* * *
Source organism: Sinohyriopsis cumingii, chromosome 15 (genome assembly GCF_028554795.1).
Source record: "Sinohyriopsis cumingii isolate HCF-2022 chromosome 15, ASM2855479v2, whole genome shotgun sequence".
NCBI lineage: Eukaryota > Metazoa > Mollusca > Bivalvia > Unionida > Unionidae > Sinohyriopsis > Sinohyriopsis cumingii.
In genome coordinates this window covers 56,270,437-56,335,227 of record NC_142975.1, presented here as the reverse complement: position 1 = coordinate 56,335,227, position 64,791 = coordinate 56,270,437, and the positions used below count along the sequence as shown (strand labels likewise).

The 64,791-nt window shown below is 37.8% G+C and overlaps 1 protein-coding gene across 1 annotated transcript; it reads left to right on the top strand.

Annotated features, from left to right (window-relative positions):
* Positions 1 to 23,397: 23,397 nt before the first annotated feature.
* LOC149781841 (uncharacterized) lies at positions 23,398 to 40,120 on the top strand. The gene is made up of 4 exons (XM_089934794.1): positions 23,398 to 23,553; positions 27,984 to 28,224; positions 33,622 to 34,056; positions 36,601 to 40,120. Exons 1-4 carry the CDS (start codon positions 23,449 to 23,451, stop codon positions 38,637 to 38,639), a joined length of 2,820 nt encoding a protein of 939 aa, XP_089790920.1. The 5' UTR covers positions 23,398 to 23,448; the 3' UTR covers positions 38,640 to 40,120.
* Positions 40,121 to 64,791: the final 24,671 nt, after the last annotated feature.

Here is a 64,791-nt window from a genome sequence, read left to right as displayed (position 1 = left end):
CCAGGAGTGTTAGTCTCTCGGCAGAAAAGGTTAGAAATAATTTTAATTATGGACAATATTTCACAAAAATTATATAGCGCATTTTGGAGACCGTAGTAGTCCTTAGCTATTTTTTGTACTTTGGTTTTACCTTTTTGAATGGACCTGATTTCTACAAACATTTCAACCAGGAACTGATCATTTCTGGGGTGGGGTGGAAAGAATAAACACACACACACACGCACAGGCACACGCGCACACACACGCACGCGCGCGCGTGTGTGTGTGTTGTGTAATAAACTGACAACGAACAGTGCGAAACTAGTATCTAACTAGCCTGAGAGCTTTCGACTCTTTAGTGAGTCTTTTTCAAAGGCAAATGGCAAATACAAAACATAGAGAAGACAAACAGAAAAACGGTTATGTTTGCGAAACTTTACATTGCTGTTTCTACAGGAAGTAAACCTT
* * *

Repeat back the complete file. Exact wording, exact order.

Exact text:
Source organism: Sinohyriopsis cumingii, chromosome 15 (genome assembly GCF_028554795.1).
Source record: "Sinohyriopsis cumingii isolate HCF-2022 chromosome 15, ASM2855479v2, whole genome shotgun sequence".
NCBI lineage: Eukaryota > Metazoa > Mollusca > Bivalvia > Unionida > Unionidae > Sinohyriopsis > Sinohyriopsis cumingii.
In genome coordinates this window covers 56,270,437-56,335,227 of record NC_142975.1, presented here as the reverse complement: position 1 = coordinate 56,335,227, position 64,791 = coordinate 56,270,437, and the positions used below count along the sequence as shown (strand labels likewise).

The 64,791-nt window shown below is 37.8% G+C and overlaps 1 protein-coding gene across 1 annotated transcript; it reads left to right on the top strand.

Annotated features, from left to right (window-relative positions):
* Positions 1 to 23,397: 23,397 nt before the first annotated feature.
* LOC149781841 (uncharacterized) lies at positions 23,398 to 40,120 on the top strand. The gene is made up of 4 exons (XM_089934794.1): positions 23,398 to 23,553; positions 27,984 to 28,224; positions 33,622 to 34,056; positions 36,601 to 40,120. Exons 1-4 carry the CDS (start codon positions 23,449 to 23,451, stop codon positions 38,637 to 38,639), a joined length of 2,820 nt encoding a protein of 939 aa, XP_089790920.1. The 5' UTR covers positions 23,398 to 23,448; the 3' UTR covers positions 38,640 to 40,120.
* Positions 40,121 to 64,791: the final 24,671 nt, after the last annotated feature.

Here is a 64,791-nt window from a genome sequence, read left to right as displayed (position 1 = left end):
CCAGGAGTGTTAGTCTCTCGGCAGAAAAGGTTAGAAATAATTTTAATTATGGACAATATTTCACAAAAATTATATAGCGCATTTTGGAGACCGTAGTAGTCCTTAGCTATTTTTTGTACTTTGGTTTTACCTTTTTGAATGGACCTGATTTCTACAAACATTTCAACCAGGAACTGATCATTTCTGGGGTGGGGTGGAAAGAATAAACACACACACACACGCACAGGCACACGCGCACACACACGCACGCGCGCGCGTGTGTGTGTGTTGTGTAATAAACTGACAACGAACAGTGCGAAACTAGTATCTAACTAGCCTGAGAGCTTTCGACTCTTTAGTGAGTCTTTTTCAAAGGCAAATGGCAAATACAAAACATAGAGAAGACAAACAGAAAAACGGTTATGTTTGCGAAACTTTACATTGCTGTTTCTACAGGAAGTAAACCTT